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Victim of April 4 chemical attack
Victim of April 4 chemical attack

Members of the U.N. Security Council will gather today for an emergency meeting following reports of a chemical attack in Syria that may have have killed between 50 and 100 people, including children.

The appalling story is front-page news today in many of the world's newspapers. The chemical attack is considered the deadliest in Syria since August 2013.

France, Britain and the United States have all blamed the Syrian regime. Jean-Marc Ayrault, the French foreign minister, spoke of "a disgusting act," while his British counterpart, Boris Johnson, said "all the evidence I have seen suggests this was the Assad regime ... using illegal weapons on their own people." And Donald Trump described "heinous actions by the Bashar al-Assad regime."

The accused Syrian regime, meanwhile, denied all responsibility.

The three countries drafted a resolution that will likely be put to a vote at the Security Council meeting. But if past experience teaches us anything, Assad's ally Russia (and perhaps even China) will likely answer with a veto.

Commenting on yesterday's attack on a rebel-held town in the northwestern Idlib province, Russia's Defense Ministry rejected accusations of a deliberate chemical attack by government forces. It claimed instead that Syrian airstrikes in the area had hit "a large terrorist ammunition depot and a concentration of military hardware" including "workshops which produced chemical warfare munitions' similar to those used last fall in Aleppo, ministry spokesman Igor Konoshenkov said. The accused Syrian regime, meanwhile, denied all responsibility.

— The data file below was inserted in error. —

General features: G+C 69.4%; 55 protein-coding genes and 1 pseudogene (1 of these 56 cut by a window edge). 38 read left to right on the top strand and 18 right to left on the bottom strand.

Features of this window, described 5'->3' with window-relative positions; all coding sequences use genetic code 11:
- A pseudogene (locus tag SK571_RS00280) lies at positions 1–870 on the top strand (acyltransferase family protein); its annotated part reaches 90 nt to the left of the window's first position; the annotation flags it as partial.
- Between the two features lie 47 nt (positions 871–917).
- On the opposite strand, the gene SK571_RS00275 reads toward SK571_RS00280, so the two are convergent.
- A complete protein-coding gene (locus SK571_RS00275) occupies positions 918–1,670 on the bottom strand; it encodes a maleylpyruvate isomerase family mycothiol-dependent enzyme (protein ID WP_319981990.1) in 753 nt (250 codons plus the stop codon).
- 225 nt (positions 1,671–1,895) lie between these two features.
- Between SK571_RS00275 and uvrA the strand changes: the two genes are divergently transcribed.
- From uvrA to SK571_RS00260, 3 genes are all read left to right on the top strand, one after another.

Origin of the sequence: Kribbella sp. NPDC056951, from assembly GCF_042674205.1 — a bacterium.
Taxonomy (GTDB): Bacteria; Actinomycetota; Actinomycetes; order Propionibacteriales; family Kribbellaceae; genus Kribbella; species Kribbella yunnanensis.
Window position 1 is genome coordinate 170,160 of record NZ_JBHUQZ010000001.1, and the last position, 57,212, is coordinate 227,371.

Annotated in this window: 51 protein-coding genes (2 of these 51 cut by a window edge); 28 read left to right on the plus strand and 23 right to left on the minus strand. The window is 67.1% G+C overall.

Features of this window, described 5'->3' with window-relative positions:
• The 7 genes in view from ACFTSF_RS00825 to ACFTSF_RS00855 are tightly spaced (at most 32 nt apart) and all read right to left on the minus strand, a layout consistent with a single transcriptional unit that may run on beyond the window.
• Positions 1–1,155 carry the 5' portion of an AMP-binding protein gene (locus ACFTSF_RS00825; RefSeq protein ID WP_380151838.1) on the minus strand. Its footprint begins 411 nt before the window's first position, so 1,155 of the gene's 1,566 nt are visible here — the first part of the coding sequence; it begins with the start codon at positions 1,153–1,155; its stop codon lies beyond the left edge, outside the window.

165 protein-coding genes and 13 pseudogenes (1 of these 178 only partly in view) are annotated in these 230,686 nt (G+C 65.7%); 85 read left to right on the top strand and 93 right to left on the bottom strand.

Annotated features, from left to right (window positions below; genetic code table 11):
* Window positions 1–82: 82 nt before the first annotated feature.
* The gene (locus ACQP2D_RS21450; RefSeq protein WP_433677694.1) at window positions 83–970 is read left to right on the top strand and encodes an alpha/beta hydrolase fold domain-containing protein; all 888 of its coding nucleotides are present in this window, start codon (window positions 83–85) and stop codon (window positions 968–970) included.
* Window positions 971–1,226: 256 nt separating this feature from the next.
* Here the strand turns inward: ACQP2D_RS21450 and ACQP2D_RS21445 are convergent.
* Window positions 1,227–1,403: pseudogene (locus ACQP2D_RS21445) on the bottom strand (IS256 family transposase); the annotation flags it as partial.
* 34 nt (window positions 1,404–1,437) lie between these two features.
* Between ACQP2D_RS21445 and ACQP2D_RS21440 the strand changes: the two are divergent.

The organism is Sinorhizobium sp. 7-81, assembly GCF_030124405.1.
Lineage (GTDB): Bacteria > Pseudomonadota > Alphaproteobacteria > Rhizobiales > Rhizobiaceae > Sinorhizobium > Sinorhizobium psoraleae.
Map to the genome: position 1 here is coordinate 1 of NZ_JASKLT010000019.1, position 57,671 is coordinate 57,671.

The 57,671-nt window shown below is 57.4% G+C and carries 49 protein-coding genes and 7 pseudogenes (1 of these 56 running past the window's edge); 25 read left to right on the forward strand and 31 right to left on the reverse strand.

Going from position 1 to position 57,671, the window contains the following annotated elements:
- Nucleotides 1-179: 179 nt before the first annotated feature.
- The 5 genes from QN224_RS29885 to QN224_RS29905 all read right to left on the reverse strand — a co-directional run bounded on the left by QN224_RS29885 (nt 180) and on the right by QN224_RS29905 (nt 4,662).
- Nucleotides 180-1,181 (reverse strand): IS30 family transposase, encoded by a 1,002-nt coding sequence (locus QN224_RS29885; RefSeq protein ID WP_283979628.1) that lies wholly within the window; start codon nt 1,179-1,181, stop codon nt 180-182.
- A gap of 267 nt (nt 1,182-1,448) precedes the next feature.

Unsurprisingly, all sides are sticking to their narrative. As the ancient and famous saying goes, the first casualty in a war is the truth. And that is all the truer in a total war like the one that's been unfolding for more than six years now. What yesterday's attack and the reactions it sparked brutally remind us is that the Syrian war won't end until all sides agree to put aside their differences and work together on the country's future. Or until one camp annihilates the other.

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Society

Papá, Papá, On Repeat: Are We Men Ready For Fatherhood To Change Our Lives?

There is a moment on Saturday or Sunday, after having spent ten hours with my kids, that I get a little exasperated, I lose my patience. I find it hard to identify the emotion, I definitely feel some guilt too. I know that time alone with them improves our relationship... but I get bored! Yes, I feel bored. I want some time in the car for them to talk to each other while I can talk about the stupid things we adults talk about.

A baby builds stack of blocks

Ignacio Pereyra*

This is what a friend tells me. He tends to spend several weekends alone with his two children and prefers to make plans with other people instead of being alone with them. As I listened to him, I immediately remembered my long days with Lorenzo, my son, now three-and-a-half years old. I thought especially of the first two-and-a-half years of his life, when he hardly went to daycare (thanks, COVID!) and we’d spend the whole day together.

It also reminded me of a question I often ask myself in moments of boredom — which I had virtually ignored in my life before becoming a father: how willing are we men to let fatherhood change our lives?

It is clear that the routines and habits of a couple change completely when they have children, although we also know that this rarely happens equally.

With the arrival of a child, men continue to work as much or more than before, while women face a different reality: either they double their working day — maintaining a paid job but adding household and care tasks — or they are forced to abandon all or part of their paid work to devote themselves to caregiving.

In other words, "the arrival of a child tends to strengthen the role of economic provider in men (...), while women reinforce their role as caregivers," says an extensive Equimundo report on Latin America and the Caribbean, highlighting a trend that repeats itself in most Western countries.

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